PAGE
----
1. Marketing requires decisive action. Marketing is not about watching, studying and discussing milk price change. It is about doing something with price (fix it or establish a minimum) and then go milk the cows.
 
  1. Marketing is about looking forward and being proactive. A dairy must constantly view the market opportunities offered forward and not be looking backward at what was or was not done with prices of the past.
 
  1. Marketing cannot be done by committee. A dairy must delegate market execution to one individual who operates within the marketing plan approved by the dairy’s management team.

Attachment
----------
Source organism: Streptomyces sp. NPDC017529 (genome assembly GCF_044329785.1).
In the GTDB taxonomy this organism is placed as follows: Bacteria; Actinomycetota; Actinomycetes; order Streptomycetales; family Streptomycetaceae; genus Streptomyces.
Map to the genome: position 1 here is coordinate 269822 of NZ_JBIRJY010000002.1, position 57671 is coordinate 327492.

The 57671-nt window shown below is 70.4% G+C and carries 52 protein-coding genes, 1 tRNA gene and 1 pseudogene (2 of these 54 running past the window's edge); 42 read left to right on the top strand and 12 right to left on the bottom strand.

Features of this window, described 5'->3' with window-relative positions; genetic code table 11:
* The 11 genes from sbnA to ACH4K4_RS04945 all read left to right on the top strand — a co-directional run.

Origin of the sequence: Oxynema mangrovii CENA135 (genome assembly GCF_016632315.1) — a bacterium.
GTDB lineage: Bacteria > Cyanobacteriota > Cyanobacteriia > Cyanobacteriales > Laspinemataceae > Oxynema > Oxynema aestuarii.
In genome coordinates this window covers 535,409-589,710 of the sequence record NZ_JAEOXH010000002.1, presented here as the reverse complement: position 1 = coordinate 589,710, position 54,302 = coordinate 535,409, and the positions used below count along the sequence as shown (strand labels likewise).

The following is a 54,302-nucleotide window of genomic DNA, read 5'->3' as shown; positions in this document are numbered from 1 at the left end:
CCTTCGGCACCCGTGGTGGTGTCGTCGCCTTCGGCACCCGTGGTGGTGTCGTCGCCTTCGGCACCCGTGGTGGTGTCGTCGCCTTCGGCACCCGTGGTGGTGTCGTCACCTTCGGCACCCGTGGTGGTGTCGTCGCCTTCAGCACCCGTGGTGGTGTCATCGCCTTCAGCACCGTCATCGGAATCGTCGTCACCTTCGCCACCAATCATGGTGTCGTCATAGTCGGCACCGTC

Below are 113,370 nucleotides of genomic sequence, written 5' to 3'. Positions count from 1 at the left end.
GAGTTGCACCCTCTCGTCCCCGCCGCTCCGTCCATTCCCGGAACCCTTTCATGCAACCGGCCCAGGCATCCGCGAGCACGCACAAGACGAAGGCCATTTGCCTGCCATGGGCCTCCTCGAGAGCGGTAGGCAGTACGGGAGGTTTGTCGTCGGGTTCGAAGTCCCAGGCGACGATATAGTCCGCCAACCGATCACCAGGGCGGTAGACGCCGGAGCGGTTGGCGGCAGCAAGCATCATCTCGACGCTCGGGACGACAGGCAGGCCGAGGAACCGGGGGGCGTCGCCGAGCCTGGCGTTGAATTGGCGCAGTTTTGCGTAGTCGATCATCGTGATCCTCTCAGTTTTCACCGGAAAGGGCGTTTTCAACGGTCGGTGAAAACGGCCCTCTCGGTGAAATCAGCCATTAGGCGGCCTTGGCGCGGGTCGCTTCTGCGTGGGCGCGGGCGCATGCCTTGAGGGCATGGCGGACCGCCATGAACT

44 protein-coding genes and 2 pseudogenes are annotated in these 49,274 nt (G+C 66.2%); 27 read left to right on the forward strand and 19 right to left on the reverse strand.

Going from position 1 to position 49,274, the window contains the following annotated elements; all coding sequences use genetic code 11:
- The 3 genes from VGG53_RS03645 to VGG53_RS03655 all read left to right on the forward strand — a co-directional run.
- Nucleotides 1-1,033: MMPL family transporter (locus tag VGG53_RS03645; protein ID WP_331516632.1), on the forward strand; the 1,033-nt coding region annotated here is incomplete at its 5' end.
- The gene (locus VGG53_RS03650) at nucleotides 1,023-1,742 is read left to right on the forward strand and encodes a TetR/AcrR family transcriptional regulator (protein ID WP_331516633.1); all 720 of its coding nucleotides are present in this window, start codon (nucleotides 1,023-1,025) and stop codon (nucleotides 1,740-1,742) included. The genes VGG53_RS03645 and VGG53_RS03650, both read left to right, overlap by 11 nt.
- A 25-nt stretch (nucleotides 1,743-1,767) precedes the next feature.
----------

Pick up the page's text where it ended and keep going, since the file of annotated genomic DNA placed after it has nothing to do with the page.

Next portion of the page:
1. A dairy must develop a marketing plan. The plan shouldestablish the quantity to be priced, at what price, at what margin, for what budget, for what period of time forward and with which marketing tools (cash contracts or futures and options).
 
  1. Contracting milk requires reason. A dairy must have a reason or reasons for contracting price. The following is a short list of good reasons for contracting milk: profitability, price level, market fundamentals (supply and demand condition), price trends and seasonality.
 
  1. Scale up selling preferred. Selling or fixing price on a portion of dairy's production and adding on to the sale at higher price levels is better than waiting for a "home run price." Hitting singles and doubles is better than striking out while waiting for the home run.